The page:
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Jun 30 2010
I recently read an article about Gatorade and their social media monitoring process called the “Mission Control Center”. Looking at picture of the Gatorade Mission Control Center, one would think you are observing sky measurements at a mini version of NASA. Equipped with six big monitors and five marketing specialists, Gatorade has reinvented their tactics to social media marketing. But I ask myself, is this all really necessary?
On one screen, you see a visualization of tweets relevant to the Gatorade brand including mentions, competitors and other related topics. The marketing team is able to discern the sentiment, content, importance, frequency and category of the tweets that, in turn, helps them determine their next marketing step.
Another screen provides visualizations from mentions in blogs in a 24-hour trending topic screen. The different colored lines indicate the number and sentiment of the tags and mentions. The fact that Gatorade can monitor these conversations shows how much hype Gatorade really is in the world of social mediums.
Through this advanced control center, Gatorade marketers are able to see the reactions to a new campaign release or television advertisements and see if they are getting their intended reaction from its consumers. Amazingly, through this new marketing strategy, Gatorade has been able to increase engagement with its product education by 250% and reduce its exit rate from 25% to 9%.
With Gatorade’s worldwide popularity, it makes sense for them to go to such lengths to create the optimal social media campaign. The future of Gatorade, at this point, seems boundless. Gatorade’s expert marketing team is hoping to “take the largest sports brand in the world and turn it into largest participatory brand in the world.”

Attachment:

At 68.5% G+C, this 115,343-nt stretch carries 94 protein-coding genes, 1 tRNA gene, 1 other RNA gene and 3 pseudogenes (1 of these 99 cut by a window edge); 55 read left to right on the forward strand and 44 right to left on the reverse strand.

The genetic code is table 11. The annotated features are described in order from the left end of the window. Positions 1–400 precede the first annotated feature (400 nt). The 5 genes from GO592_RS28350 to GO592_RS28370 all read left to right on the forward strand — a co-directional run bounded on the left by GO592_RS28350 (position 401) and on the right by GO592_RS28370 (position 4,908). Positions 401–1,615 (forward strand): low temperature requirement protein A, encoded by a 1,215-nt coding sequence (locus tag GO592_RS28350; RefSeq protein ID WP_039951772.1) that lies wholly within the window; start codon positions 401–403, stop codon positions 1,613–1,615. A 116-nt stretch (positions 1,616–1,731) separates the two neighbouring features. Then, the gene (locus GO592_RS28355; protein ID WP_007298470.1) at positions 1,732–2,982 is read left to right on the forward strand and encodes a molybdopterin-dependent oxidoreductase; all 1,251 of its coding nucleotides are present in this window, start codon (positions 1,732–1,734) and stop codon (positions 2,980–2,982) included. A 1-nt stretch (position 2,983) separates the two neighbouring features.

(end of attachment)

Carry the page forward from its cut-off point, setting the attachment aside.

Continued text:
Social media monitoring can influence other aspects of marketing – including traditional marketing. Gatorade is able to see how people react to their ads immediately online, whereas waiting for traditional ad metrics would have taken many months. They can immediately adjust their ad campaigns based on consumer responses through social media. For example, Gatorade launched an ad featuring a song by rap artist David Banner. Through monitoring social media, Mission Control saw that the ad generated a lot of discussions and buzz and within 24 hours Gatorade recorded a full-length version of the song and gave it away to social media followers on Facebook and Twitter. Listening to social media provides real-time feedback for Gatorade to see what works and what doesn’t.
With the help of big time athletes being the center of the majority of Gatorade’s commercial campaign as well as tactical marketing strategies, Gatorade has become the largest sports brand in the world. They must be doing something right! With their installment of the Mission Control Center, Gatorade marketers are able to track a number of mediums in the world of social media.
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One Reply to “How Gatorade Monitors Social Media with “Mission Control Center””
Funny how business issues frequently refer back to the basic ideas put forth in the last century. Peter Drucker, management guru during the last half of the decade has been quoted many times saying “What gets measured, gets managed!” Gatorade certainly applies these simple “blocking and tackling” rules to the new world of social media to achieve great results. Pay attention to the basics — even in new technologies, communications media and customers interactions!